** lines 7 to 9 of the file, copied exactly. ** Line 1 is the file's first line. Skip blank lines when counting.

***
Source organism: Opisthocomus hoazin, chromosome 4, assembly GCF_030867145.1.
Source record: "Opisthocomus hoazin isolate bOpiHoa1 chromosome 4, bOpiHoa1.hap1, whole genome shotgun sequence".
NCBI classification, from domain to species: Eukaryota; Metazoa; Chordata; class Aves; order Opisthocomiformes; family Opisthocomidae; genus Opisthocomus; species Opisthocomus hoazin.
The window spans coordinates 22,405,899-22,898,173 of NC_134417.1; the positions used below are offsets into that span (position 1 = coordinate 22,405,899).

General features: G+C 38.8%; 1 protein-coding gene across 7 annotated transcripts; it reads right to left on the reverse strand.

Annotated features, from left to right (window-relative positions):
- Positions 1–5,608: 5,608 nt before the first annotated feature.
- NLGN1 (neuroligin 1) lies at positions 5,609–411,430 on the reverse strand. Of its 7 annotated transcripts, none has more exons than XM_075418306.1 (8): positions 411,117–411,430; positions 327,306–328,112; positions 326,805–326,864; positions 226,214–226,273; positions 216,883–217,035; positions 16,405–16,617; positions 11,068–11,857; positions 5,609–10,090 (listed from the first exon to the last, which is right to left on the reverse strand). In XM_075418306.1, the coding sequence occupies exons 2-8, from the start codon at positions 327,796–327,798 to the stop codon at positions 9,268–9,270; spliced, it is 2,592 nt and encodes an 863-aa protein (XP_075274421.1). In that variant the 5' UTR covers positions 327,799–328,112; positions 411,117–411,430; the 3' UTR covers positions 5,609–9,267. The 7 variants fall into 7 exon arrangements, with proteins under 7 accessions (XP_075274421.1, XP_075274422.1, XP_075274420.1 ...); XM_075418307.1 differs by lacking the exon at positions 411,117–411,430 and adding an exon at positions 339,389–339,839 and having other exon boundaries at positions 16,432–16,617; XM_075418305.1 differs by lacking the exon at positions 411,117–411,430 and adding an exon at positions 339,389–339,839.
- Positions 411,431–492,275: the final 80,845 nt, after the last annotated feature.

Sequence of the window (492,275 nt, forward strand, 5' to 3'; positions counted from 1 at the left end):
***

- Positions 1–5,608: 5,608 nt before the first annotated feature.
- NLGN1 (neuroligin 1) lies at positions 5,609–411,430 on the reverse strand. Of its 7 annotated transcripts, none has more exons than XM_075418306.1 (8): positions 411,117–411,430; positions 327,306–328,112; positions 326,805–326,864; positions 226,214–226,273; positions 216,883–217,035; positions 16,405–16,617; positions 11,068–11,857; positions 5,609–10,090 (listed from the first exon to the last, which is right to left on the reverse strand). In XM_075418306.1, the coding sequence occupies exons 2-8, from the start codon at positions 327,796–327,798 to the stop codon at positions 9,268–9,270; spliced, it is 2,592 nt and encodes an 863-aa protein (XP_075274421.1). In that variant the 5' UTR covers positions 327,799–328,112; positions 411,117–411,430; the 3' UTR covers positions 5,609–9,267. The 7 variants fall into 7 exon arrangements, with proteins under 7 accessions (XP_075274421.1, XP_075274422.1, XP_075274420.1 ...); XM_075418307.1 differs by lacking the exon at positions 411,117–411,430 and adding an exon at positions 339,389–339,839 and having other exon boundaries at positions 16,432–16,617; XM_075418305.1 differs by lacking the exon at positions 411,117–411,430 and adding an exon at positions 339,389–339,839.
- Positions 411,431–492,275: the final 80,845 nt, after the last annotated feature.